Taken from Scientific American, Building Edition. October 1900
Photo of house
floor 1 plan
floor 2 plan
Photo of carriage house
Carriage house plan
A RESIDENCE AT SPRINGFIELD, MASS.
We present as the subject for illustration, on page 72, in this issue, a residence erected for Henry Marsh, Esq., at Springfield, Mass. The design presented is excellent in its treatment, and a happy combination of both the Colonial and classic style of architecture is secured.
The underpinning is built of brick, laid up with red mortar. The superstructure is covered on the exterior frame with sheathing, paper, and clapboards. It is painted a deep Colonial yellow, with light buff trimmings. The roof is covered with shingles, and left to weather finish natural.
Dimensions: Front, 45 ft.; side, 42 ft., not including piazza. Height of ceilings: Cellar, 7 ft.; first story, 10 ft.; second, 9 ft.; third, 8 ft., 6 in.
The hall is entered through a lobby with mosaic tiled floor and paneled walls and ceiling. On either side of lobby there is provided a lavatory and coat closet. Upon entering the building there is found a broad platform, from which rise three steps to level of main hall. This hall is trimmed with oak, and it has a paneled wainscoting, massive ceiling beams, and a massive carved mantel. Paneled seats are provided on either side of fireplace.
The staircase is a handsome one, rising up to a broad landing provided with seats and a cluster of windows. The newels and balusters are neatly turned.
The parlor is treated in old ivory white in a delicate manner. The library is trimmed with cherry, and furnished with an open fireplace, with tiled hearth and facings, and mantel.
The dining room is trimmed with oak, and it has a paneled wainscoting and ceiling beams. It contains a bay window, thrown out, with flower shelf. China closets, with leaded glass doors, are provided in either corner of dining room.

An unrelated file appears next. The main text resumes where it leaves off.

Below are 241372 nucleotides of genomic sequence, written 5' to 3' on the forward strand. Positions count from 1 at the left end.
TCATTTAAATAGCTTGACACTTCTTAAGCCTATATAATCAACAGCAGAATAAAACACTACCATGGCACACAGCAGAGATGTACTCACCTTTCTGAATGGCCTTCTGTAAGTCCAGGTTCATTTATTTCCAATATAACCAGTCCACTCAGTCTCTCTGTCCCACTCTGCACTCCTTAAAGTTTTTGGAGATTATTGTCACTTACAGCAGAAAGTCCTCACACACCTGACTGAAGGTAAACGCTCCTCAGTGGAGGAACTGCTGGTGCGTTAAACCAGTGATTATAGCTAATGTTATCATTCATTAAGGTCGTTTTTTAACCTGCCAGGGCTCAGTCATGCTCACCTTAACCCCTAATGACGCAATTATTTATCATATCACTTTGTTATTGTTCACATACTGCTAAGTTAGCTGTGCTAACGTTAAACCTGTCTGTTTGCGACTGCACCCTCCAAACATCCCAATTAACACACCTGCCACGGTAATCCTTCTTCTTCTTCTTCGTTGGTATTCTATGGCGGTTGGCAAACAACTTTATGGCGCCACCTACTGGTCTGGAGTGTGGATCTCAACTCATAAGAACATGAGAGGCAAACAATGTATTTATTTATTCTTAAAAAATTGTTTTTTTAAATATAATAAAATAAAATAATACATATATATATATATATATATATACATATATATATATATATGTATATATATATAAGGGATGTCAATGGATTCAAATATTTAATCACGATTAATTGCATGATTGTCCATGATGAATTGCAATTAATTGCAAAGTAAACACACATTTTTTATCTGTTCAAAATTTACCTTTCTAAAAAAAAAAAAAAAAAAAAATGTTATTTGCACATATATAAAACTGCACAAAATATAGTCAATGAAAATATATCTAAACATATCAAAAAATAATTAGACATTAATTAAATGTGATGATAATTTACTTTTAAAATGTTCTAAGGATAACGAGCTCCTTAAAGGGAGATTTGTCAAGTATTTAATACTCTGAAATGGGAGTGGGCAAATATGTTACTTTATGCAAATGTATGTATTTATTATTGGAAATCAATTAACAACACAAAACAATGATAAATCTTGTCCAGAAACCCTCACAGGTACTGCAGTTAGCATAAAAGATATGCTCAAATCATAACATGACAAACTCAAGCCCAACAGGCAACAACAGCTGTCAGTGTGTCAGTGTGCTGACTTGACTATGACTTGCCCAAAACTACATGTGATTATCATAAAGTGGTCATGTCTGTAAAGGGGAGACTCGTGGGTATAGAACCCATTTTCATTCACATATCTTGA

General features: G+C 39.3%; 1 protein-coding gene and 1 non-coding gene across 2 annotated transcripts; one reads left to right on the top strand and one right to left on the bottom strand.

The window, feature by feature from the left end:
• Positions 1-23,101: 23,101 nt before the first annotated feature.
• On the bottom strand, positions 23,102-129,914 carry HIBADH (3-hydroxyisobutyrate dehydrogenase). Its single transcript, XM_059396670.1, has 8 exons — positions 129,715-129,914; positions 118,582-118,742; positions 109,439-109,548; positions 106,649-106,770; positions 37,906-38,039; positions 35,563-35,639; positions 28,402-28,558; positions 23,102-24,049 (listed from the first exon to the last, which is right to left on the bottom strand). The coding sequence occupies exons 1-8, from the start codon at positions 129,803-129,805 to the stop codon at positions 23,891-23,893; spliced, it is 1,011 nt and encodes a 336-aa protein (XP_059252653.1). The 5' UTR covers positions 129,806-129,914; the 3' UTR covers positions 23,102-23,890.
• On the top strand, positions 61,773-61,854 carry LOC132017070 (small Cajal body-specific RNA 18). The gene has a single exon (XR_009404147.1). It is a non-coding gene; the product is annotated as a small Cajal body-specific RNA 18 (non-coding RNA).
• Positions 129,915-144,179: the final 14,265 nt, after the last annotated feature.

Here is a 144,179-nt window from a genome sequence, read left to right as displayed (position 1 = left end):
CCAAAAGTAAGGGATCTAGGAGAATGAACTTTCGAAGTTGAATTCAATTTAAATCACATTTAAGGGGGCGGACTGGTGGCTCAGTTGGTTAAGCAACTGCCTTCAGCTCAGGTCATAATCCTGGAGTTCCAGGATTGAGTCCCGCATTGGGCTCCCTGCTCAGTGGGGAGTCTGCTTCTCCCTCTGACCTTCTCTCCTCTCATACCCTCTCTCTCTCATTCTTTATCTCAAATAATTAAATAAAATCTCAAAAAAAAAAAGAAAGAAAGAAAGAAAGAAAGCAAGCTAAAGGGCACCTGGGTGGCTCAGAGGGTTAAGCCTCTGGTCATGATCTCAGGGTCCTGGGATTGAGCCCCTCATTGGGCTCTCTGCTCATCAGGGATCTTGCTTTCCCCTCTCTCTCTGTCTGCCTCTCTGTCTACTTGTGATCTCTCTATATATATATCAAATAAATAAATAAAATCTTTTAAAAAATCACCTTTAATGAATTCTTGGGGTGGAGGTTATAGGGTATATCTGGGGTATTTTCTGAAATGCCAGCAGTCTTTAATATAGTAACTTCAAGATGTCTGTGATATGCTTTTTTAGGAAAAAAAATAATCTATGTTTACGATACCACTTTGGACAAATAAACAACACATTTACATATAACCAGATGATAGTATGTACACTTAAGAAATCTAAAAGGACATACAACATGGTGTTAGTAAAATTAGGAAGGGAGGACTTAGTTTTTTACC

The kitchen and its apartments are trimmed and wainscoted with hard pine and finished natural. These apartments are fitted up in the best possible manner.
The second floor contains four large bedrooms, treated in white enamel, with porcelain fixtures and exposed nickelplated plumbing.
The third floor contains one bedroom, billiardroom complete, and ample storage. A cemented cellar contains laundry, furnace, and other necessary apartments.
Cost, complete, $9,000, including steam heat, which cost $650. Mr. G. Wood Taylor, architect, Springfield, Mass. The contractors were as follows: A.B. Root, builder; J.U. Kennely, plumber; George R. Estabrook, heating, by the Richmond boiler, steam system.
Our engraving was made direct from a photograph of the building, taken specially for the Scientific American.
Note: This house is at 92 Sumner Ave, in the Forest Park neighborhood.
A MODERN STABLE AND CARRIAGE HOUSE AT SPRINGFIELD, MASS.
We present on page 73, in this issue, a modern stable, which has been erected for Henry Marsh, Esq., at Springfield, Mass. The design presented is exceptionally good for a carriage house and table, and is treated in harmony with the residence to which it belongs, and which we also illustrate on page 72 in this issue.
The underpinning is built of brick, with stone footings. The superstructure, of wood, is covered with sheathing, and then clapboarded and painted a dull Colonial yellow, with light buff trimmings. The roof is covered with shingles and is finished natural.
The building is 28 feet deep and 48 feet wide. The interior is ceiled up with narrow beaded yellow pine, finished natural with hard oil. The building contains a large carriage room, with all the proper fixtures and conveniences, and a stable provided with one single stall and two box stalls, harness closets, etc.
Stairs lead to hayloft and to man's room on second floor. Cost of stable, $2,500 complete. Mr. G. Wood Taylor, architect, of Springfield, Mass.
Our engravings were made direct from photographs of the building, taken specially for Scientific American.